Tool: The O2 Arena, London – live reviewTool
The O2 Arena
9th May 2022

Tool’s first UK tour in 15 years boasts the most accomplished, unique, twisted, and majestic arena rock show of the past decade. (Read Tool album review here)

“I’m going to be honest,” singer Maynard James Keenan says before the final song of Tool’s first O2 Arena show. “I’m fucking tired. Being 58, thinking you’re 48, pretending you’re 28, it’s fucking hard work.”

The thing is, he doesn’t seem tired. And he doesn’t make it look like hard work ⁠— although even an 18-year-old would struggle to make it through the two-hour performance Tool’s just given. Sure, the band members aren’t exactly running around the stage, leaping off amps, or diving into the audience. But they’re not playing three-minute three-chord pop hits either. These songs are physically demanding. Drummer Danny Carey’s arms and legs never seem to stop moving. Justin Chancellor appears to play the bass with his whole body. Keenan’s voice is either soaring (as in the beautifully aggressive Pushit) or roaring (as in Ticks & Leeches, his ragged vocals distorted by what looks through the distance like a megaphone). Only guitarist Adam Jones seems to have it easy, although his fingers should probably be bleeding (…he’s too far away to be sure.).

Tool: The O2 Arena, London – live review

These songs are also incredibly complex. Consider, briefly, how hard you need to concentrate just to hear all the nuances in a 10-minute track like alternately brooding and explosive set opener Fear Inoculum. Then imagine actually having to perform it — and 11 others just as intricate and epic — with magnificent precision.

Fittingly, the same attention to detail and sheer scale are applied to the visuals. There are lasers, as you’d expect. The lighting rig’s more than capable of servicing Heathrow’s runways and intelligent enough to be put to work in an automated car manufacturing plant. During the angelic first half of Culling Voices, before it turns to the dark side, silver confetti falls from the ceiling, but lit with such elegance that the soulless concrete arena briefly transforms into a glittering snowglobe.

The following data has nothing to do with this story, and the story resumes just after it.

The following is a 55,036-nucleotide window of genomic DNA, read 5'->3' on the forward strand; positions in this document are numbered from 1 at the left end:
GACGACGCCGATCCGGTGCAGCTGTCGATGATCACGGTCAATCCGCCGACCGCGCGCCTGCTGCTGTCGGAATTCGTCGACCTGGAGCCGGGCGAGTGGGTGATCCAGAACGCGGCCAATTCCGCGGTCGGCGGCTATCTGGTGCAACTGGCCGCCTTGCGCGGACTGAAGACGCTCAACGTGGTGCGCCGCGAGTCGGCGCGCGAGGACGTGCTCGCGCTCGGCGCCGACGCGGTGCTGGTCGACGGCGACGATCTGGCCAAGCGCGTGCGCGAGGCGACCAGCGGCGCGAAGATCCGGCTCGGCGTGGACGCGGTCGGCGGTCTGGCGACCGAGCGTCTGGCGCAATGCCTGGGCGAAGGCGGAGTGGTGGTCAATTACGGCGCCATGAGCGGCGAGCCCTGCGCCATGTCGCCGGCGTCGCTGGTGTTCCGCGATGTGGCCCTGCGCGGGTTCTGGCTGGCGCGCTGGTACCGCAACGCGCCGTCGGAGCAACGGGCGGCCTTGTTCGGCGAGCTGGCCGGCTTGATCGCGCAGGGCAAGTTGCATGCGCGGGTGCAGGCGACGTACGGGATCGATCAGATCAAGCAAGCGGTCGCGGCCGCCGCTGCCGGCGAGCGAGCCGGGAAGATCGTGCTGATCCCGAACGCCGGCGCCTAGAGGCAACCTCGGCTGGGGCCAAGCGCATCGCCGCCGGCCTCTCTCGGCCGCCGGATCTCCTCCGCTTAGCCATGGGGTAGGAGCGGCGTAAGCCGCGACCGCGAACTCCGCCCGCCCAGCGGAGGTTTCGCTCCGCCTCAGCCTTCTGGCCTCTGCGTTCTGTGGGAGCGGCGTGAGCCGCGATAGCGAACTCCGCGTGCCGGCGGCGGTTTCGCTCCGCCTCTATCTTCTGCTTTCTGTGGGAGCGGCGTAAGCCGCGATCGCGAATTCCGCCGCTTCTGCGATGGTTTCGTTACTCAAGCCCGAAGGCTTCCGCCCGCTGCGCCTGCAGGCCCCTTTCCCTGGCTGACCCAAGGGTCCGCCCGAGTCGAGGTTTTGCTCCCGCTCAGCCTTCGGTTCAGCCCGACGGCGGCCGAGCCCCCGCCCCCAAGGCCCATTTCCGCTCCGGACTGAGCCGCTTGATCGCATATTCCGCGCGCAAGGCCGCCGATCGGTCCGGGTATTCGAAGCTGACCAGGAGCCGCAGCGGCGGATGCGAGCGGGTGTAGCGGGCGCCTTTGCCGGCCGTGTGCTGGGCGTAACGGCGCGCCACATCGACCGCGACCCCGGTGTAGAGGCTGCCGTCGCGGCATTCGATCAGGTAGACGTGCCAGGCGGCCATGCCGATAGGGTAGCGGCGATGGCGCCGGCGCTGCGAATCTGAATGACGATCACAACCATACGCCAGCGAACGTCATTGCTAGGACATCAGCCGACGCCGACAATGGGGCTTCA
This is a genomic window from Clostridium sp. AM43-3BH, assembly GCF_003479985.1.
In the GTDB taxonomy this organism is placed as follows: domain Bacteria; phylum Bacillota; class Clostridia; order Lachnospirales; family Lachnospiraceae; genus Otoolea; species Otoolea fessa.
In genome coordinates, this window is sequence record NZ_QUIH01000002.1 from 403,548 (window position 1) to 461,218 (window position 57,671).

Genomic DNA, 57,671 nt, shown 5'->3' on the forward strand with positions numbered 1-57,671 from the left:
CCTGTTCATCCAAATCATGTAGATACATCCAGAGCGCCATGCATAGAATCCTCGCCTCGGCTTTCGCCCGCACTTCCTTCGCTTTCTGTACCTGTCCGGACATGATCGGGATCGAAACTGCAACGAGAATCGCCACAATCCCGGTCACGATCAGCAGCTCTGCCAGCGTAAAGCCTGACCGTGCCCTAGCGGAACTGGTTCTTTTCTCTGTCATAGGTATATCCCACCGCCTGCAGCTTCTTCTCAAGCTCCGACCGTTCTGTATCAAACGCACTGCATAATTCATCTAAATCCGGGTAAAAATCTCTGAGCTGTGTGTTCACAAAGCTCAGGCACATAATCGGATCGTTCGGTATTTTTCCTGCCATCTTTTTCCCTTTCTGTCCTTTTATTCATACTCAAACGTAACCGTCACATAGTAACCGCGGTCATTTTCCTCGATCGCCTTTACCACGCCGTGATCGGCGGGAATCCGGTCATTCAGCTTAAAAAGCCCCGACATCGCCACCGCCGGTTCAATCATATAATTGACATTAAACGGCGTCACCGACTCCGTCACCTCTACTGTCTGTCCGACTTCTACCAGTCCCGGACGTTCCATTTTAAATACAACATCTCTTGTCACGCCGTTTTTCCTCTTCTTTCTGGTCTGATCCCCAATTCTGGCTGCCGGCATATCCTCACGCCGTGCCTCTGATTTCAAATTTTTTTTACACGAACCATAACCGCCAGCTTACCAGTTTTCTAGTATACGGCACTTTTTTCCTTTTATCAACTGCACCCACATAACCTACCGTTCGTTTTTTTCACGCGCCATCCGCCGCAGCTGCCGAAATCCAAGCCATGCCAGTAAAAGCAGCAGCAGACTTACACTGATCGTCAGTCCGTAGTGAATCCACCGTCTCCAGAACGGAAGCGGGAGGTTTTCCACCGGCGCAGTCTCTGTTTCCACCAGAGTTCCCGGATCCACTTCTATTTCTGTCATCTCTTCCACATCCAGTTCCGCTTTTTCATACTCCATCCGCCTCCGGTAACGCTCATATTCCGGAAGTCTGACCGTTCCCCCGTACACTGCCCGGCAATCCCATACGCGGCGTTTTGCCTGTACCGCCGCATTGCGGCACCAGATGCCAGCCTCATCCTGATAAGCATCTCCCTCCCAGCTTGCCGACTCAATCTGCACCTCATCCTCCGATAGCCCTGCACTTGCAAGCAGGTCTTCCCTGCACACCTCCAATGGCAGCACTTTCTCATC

The gargantuan screens behind the band are almost a given, but the overwhelming graphics and their sheer impact are not: three-dimensional patterns spin; album covers come to life; body parts transform; lava flows; planets rise; a giant pyramid survives the end of days; and so many, many eyes burn, blink, and stare. During the instrumental Chocolate Chip Trip, which revitalises ye olde drum solo by having Carey play along to loops he creates on modular synths, the musician’s filmed from above and the footage displayed as a kaleidoscope.

Tool: The O2 Arena, London – live review

Yet most impressive is the effect created by the transparent curtain surrounding the stage during the first four songs. When the animations are projected onto it, the band look like they’re playing inside the images, which is mesmerising and disorienting and mind-bending in equal measure.

Complementing — never distracting from — the music, the visuals serve another purpose: they allow Keenan to (literally and figuratively) stay out of the spotlight. The singer prefers to be in the shadows, performing from raised platforms on either side of Carey’s gargantuan kit. But, while you can’t see his face, every lithe movement of his silhouette is visible: prowling in and out of the darkness, crouching like a mohawked gargoyle, hanging on to the microphone stand as if weathering a storm during Opiate, throwing his entire frame into every lyric, using his hands to pat out rhythms on his torso, sometimes even swaying his body to the music.

Tool: The O2 Arena, London – live review

And Keenan’s certainly not the only person in the sold-out venue compelled to move. As complicated and dense and mathematical as these songs are, they have a swing and groove that are undeniable. Add the fact that Tool are on their first UK tour since 2007, performing more than half of their first album in 13 years (2019’s momentous and eagerly received Fear Inoculum), and it’s no surprise that most of the seats on the arena floor aren’t being used, the fans up on their feet instead. This is an arena rock show after all, albeit the most visually and sonically spectacular, unique, twisted, and majestic of the past decade.